Jeanette Winterson said that, “My passion…showed me the difference between inventing a lover and falling in love. The one is about you, the other about someone else.” My husband and I may have invented ourselves from the start. We were in love once, but we got pregnant four months after we started dating. Our uncomplicated love became suddenly, very complicated. I thought our love would be enough, but now that I look back, I don’t think that love lasted. I think it may have been gone for him by the time he proposed and we got married. We both wanted it to work so very much. It made sense—we were the right age, we liked each other, we had a baby daughter. It made sense that it would all work out. I can honestly say that I tried my best over the years to make it work. I cooked, shopped, cleaned, planned, hosted holidays for our families, loved our daughter. I loved him. I went back to school to become a teacher. I made friends and hosted dinner parties. I asked him to watch scary movies with me, to enjoy dinner with me, to experience new adventures with me, though he wasn’t always enthused, less and less so over the years. I wanted to be a good wife. I wanted him to love me back. But it didn’t happen that way.
In the beginning, I tried talking it out, being honest, trying to find solutions to our problems. He took it as criticisms and felt anger. I tried reasoning with him, to help me more while I was working and taking classes and taking care of our daughter. I told him I was drowning in work and feeling constantly overwhelmed. He felt I was nagging him and made little effort. The red flags had been there from the beginning, even while we planned our wedding, but I didn’t want to see them. I did love him once, with that beautiful, uncomplicated love that makes you temporarily blind. But he didn’t want to put his arm around me on those cold, winter nights anymore. Dorothy Sayers attests that, “The only sin passion can commit is to be joyless.” She is right.
The practical side of me feels that the real decision is about one thing—is my own happiness and desire for love, uncomplicated, real love, too much to ask? By thinking of leaving, am I putting my selfish desires above all that we’ve created here? Our daughters, the family holidays we’ve been having for twelve years now, the circles of family friends I’ve made (my husband has many skills, but making friends is not one of them), the home that I’ve built and the memories we have as a family, will all be different, past. Is it really that bad to be neglected? He told me once, many years ago, that I should be happy because he doesn’t drink excessively, he doesn’t stay out and sleep with other women, and he doesn’t do drugs (like many of his old friends from the South Side). At the time, I thought that was a ridiculous notion, that I should be happy to be married to him because I could’ve done worse, but in making this decision, isn’t that what I’m thinking?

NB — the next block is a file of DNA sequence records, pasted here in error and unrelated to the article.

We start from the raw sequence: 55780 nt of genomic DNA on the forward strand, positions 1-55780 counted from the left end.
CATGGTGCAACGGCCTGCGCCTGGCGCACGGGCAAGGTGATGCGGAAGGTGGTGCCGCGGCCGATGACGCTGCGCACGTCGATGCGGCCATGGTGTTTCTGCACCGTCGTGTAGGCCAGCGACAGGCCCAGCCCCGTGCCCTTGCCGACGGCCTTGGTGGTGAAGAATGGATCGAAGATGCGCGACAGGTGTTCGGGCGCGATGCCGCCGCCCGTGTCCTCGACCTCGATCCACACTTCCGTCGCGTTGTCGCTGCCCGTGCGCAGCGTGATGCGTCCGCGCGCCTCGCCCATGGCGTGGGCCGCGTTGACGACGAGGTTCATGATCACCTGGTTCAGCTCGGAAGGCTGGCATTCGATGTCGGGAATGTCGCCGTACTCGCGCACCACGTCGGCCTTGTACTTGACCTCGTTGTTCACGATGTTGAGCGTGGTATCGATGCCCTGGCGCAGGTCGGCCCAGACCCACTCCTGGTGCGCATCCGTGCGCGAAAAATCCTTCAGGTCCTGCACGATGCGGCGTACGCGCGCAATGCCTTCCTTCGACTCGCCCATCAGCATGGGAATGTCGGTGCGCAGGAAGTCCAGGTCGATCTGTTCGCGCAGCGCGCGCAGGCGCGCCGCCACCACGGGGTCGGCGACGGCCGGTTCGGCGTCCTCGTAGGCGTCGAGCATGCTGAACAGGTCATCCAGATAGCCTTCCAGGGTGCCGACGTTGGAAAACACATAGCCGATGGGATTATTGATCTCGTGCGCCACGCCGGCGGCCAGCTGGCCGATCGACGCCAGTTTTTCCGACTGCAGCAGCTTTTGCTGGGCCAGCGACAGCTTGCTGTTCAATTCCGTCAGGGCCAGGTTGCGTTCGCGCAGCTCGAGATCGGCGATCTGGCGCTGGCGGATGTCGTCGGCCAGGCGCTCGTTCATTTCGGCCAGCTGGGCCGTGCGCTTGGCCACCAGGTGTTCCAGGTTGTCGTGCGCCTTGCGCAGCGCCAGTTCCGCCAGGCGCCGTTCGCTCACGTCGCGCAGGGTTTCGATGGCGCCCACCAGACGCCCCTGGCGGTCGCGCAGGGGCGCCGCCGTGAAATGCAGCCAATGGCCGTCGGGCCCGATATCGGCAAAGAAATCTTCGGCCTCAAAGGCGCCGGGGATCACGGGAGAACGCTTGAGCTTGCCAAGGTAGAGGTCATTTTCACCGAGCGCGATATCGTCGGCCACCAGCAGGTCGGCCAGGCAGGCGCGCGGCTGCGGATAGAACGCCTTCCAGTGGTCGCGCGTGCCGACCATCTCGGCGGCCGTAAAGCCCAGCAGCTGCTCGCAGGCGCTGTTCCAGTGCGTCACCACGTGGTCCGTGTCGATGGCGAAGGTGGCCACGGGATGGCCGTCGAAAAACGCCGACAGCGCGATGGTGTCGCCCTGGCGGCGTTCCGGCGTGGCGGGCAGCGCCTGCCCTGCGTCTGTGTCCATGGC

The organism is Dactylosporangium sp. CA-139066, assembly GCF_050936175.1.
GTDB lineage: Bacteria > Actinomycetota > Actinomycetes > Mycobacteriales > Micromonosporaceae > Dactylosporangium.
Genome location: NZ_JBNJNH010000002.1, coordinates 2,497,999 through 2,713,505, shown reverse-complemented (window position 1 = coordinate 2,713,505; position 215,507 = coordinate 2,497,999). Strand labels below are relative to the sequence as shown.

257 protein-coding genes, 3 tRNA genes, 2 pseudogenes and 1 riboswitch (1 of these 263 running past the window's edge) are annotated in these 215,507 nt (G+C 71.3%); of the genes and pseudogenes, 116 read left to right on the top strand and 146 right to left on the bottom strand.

Our society has accepted divorce as a valid life decision. I know the repercussions personally because I am a child of a dysfunctional family that resulted in a messy divorce. That gives me pause. My parents’ divorce was a nightmare for me. Yet it is still so common. Parker already has two close friends from school whose parents have divorced. I know that children are resilient. I know that it would be worse for them to hear us fighting and to feel the tension between us when we disrupt the façade of our working relationship with actual life. Divorce. It feels strange and incongruent, dissonant, just to write the word.
Elizabeth Barrett Browning tells me that, “If thou seek roses, seek them where they blow in garden-alleys, not in desert-sand.” She may be on to something.